Saturday, November 28, 2009

Quotation Marks

Again with the little details that make a big difference.

How does the person who typed in Global Watch expect the reader to know when a character has stopped speaking? Without the proper use of quotation marks, it's all so confusing.

"Why do you care?" you ask.

I care because punctuation is the riveting that holds the machinery of writing together. I'm not going to exhort all of you to go and buy Eats, Shoots and Leaves, but I think the fact that that book sold a lot of copies indicates that punctuation is taken seriously.

Without that riveting, the machinery falls apart, and the reader has to reassemble the meaning from the words that are arranged on the page.

(I like this analogy. It seems to work. Let me extend it a little further.)
When the reader has to reassemble the writing without that riveting, the writing does not work as intended and it may not make any sense at all.

That's why I care. Because it seems that the person who typed in Global Watch is selling a pile of scrap and expects the reader to put it together.

Come on, Global Watch. Pay attention to those rivets.

Friday, November 27, 2009

Black Friday.

Rather than stand in line this morning hoping to snag some cheap merch at the local big box, I got back to the business of Global Watch.

I regret my decision already.

1. "Direction" should be plural.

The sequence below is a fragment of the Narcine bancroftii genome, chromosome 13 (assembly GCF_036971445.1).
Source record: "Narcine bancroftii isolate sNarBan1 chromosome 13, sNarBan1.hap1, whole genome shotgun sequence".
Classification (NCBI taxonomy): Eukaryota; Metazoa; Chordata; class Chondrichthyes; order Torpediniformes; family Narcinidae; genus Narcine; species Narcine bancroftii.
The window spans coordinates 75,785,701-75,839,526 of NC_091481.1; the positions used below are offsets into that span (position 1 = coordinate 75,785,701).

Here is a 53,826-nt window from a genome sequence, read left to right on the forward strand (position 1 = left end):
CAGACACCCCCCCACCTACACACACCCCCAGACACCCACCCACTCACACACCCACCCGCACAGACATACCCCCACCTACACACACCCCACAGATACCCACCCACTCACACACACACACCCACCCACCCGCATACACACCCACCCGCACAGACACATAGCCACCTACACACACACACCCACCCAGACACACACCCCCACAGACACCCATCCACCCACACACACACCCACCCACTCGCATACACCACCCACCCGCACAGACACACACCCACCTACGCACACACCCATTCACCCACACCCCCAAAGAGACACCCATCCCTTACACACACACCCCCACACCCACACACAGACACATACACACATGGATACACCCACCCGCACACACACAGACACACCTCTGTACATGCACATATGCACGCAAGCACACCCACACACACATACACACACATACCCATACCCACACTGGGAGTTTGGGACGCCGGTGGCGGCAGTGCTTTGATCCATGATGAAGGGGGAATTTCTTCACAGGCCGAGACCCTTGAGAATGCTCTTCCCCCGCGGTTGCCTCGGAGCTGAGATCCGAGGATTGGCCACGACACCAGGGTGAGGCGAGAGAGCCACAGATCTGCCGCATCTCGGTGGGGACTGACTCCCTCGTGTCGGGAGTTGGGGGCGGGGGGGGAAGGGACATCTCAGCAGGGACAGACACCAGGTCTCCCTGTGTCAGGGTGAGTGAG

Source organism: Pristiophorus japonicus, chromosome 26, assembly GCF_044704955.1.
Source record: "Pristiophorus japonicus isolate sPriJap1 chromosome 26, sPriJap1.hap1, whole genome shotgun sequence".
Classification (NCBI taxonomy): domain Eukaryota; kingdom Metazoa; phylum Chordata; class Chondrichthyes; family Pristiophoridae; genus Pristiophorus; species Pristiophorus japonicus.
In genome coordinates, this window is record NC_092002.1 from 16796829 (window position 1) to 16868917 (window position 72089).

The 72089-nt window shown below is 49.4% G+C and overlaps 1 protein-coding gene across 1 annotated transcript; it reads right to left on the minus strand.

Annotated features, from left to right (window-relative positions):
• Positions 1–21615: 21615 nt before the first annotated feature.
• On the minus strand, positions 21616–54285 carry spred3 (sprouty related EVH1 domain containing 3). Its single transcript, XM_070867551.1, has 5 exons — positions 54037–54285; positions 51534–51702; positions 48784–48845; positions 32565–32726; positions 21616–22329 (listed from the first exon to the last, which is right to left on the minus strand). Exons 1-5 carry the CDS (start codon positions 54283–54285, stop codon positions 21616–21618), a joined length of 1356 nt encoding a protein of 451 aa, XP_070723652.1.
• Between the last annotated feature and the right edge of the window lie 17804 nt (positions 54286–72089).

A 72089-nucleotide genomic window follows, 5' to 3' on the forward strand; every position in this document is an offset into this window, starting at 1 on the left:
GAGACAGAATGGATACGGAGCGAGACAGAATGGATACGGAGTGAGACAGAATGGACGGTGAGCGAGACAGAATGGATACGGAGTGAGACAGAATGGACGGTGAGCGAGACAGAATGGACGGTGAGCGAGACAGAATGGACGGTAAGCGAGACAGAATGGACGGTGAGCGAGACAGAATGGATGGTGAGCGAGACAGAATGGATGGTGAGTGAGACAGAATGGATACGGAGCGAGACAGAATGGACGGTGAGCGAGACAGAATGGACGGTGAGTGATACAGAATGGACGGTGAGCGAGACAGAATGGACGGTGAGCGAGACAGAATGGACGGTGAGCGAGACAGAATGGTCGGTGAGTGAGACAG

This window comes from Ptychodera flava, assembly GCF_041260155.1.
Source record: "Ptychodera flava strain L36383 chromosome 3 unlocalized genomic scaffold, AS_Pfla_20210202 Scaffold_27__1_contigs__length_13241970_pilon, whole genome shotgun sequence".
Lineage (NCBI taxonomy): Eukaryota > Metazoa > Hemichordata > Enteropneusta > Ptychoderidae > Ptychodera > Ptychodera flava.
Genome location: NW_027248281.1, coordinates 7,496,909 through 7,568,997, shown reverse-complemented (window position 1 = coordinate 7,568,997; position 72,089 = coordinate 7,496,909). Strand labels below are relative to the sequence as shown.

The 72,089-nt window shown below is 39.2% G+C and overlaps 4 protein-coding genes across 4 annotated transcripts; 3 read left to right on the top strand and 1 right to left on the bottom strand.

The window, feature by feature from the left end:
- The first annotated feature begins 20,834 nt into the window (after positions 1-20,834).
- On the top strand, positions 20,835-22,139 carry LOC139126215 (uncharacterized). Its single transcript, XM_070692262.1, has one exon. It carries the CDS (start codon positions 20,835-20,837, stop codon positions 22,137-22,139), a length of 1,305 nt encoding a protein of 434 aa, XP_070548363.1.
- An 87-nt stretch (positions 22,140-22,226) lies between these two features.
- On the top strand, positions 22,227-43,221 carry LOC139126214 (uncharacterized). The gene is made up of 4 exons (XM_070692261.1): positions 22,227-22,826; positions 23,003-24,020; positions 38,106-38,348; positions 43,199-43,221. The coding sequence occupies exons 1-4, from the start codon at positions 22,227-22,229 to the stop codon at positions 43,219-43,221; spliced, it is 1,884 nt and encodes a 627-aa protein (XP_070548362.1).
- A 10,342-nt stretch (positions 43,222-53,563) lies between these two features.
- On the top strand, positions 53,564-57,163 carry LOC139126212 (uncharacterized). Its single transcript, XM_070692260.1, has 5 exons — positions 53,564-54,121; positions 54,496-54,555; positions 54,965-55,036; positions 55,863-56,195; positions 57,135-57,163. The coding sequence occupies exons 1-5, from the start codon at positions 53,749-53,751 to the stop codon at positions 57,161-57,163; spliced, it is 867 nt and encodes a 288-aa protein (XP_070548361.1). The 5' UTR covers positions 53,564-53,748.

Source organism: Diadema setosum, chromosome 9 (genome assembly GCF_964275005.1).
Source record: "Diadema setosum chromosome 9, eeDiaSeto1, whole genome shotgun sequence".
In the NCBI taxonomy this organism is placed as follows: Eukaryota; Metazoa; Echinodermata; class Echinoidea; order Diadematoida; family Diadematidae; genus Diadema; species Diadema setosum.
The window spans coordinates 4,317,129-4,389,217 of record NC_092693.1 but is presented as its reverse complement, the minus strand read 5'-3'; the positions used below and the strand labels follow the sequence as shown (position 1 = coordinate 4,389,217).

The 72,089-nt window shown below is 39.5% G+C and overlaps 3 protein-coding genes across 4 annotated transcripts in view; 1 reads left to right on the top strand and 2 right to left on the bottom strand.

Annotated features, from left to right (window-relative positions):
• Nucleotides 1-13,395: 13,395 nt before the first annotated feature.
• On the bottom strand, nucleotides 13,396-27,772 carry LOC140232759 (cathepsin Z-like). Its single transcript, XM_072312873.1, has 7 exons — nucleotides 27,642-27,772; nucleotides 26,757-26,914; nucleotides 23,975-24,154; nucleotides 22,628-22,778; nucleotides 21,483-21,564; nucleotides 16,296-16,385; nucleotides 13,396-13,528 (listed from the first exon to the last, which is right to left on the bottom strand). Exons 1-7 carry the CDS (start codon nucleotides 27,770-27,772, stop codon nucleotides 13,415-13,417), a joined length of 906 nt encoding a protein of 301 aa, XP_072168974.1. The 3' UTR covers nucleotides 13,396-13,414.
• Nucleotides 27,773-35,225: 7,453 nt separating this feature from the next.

2. The "then/than" confusion continues.

But the error in this paragraph that serves as Exhibit 853 that the person who typed in Global Watch was never taught the basics of writing is the phrase "their eyes were glued."

Whose eyes, Global Watch? The planes? You let "they" refer to the planes earlier, so I'm confused. You probably meant that the snipers' eyes were glued to the sky. But why didn't you write that?

By the way, I changed my comments settings so that readers can comment anonymously. I know many of you may have thought Global Watch was a real organization, so vivid is the writing, so I wanted to provide you with a way to voice your opinion without fear of covert reprisal.

Wednesday, November 25, 2009


You know what I'm thankful for right now?

That I have books besides Global Watch to read.

I'll post more atrocities shortly.

Friday, November 20, 2009

Actual Wolf Blitzer quote.

I've mentioned before how Wolf Blitzer plays a crucial role in Global Watch. And I've discussed how poorly the person who types in Global Watch writes dialog.

So, I don't know what to make of this. It's actual, real life dialog with the real life Wolf Blitzer.

BLITZER: You know what? I guess Saturday and Sunday -- we don't get on Sunday already.